Paris attacks: The truth behind the viral story of Zouheir the 'Muslim hero security guard who stopped suicide bomber at Stade de France'

A misinterpreted report from the suicide bombings at the French stadium has been widely shared on social media

Roisin O'Connor@Roisin_OConnor
Tuesday 17 November 2015 19:39
Fans at the Stade de France gather on the pitch after the Paris attacks
Fans at the Stade de France gather on the pitch after the Paris attacks
BBC reporter tearful over Paris tributes

Among the various conspiracies surrounding the Paris attacks has been the claim the media is somehow covering up the story of a Muslim security guard who turned away a suicide bomber from the gates of the Stade de France.

The rumour appears to have emerged from an account of events that took place outside the national stadium, which was published by the Wall Street Journal on 14 November.

The story quoted a security guard, referred to only by his first name, Zouheir, who described how one of the suicide bombers had a ticket to the France-Germany match but was turned away at the gates when his explosive vest was discovered.

However, in an apparent misinterpretation of the account, news publications and people on social media have been hailing Zouheir as a lone hero responsible for repelling the attack who has been ignored because of his religion.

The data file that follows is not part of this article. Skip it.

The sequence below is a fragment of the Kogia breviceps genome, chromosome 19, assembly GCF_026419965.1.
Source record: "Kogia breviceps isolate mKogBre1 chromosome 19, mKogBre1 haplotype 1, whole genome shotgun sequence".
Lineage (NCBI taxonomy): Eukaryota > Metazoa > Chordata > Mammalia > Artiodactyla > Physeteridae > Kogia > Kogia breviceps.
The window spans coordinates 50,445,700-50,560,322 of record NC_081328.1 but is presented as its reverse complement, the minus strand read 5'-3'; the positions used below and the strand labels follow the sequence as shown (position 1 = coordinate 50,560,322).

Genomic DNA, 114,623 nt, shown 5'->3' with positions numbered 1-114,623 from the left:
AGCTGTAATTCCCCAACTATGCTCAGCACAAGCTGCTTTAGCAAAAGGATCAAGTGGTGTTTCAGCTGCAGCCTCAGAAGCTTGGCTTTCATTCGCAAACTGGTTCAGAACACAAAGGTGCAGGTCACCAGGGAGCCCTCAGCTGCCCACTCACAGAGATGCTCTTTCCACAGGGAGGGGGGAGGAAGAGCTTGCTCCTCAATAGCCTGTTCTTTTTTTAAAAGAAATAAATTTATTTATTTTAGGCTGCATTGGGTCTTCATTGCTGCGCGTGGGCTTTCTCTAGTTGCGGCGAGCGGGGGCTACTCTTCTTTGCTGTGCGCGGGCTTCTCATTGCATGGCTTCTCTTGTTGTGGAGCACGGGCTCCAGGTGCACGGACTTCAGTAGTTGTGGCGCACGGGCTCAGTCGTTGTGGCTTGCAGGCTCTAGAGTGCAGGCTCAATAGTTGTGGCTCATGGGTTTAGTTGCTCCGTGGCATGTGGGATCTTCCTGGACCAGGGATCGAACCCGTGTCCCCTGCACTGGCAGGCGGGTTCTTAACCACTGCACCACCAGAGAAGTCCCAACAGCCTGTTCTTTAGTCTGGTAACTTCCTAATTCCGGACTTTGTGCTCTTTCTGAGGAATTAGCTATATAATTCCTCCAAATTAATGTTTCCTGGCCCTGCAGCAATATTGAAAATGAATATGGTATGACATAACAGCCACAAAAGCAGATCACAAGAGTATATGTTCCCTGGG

His name has been mentioned more than 8,000 times on Twitter, with the most popular tweets in reference to the Paris story.

One tweet was retweeted over 45,000 times, while a Facebook post was shared by more than 9,500 people.

One of the WSJ’s own writers may have added to the confusion with this tweet:

A clarification tweeted later on the same day was barely noticed:

The article does not state that Zouheir was the one who turned away the bomber, merely that he had been "briefed on the sequence [of events] by the security frisking team at the gate".

And while his name is of Middle Eastern origin, the original WSJ report does not mention Zouheir’s religion.

BBC reporter tearful over Paris tributes

The BBC pointed out that Zouheir's story went viral despite another tale emerging of a Muslim man's heroic action during the Paris attacks. Safer, a bartender at the Casa Nostra restaurant, pulled two injured women into the restaurant's basement as gunfire broke out on the street outside.

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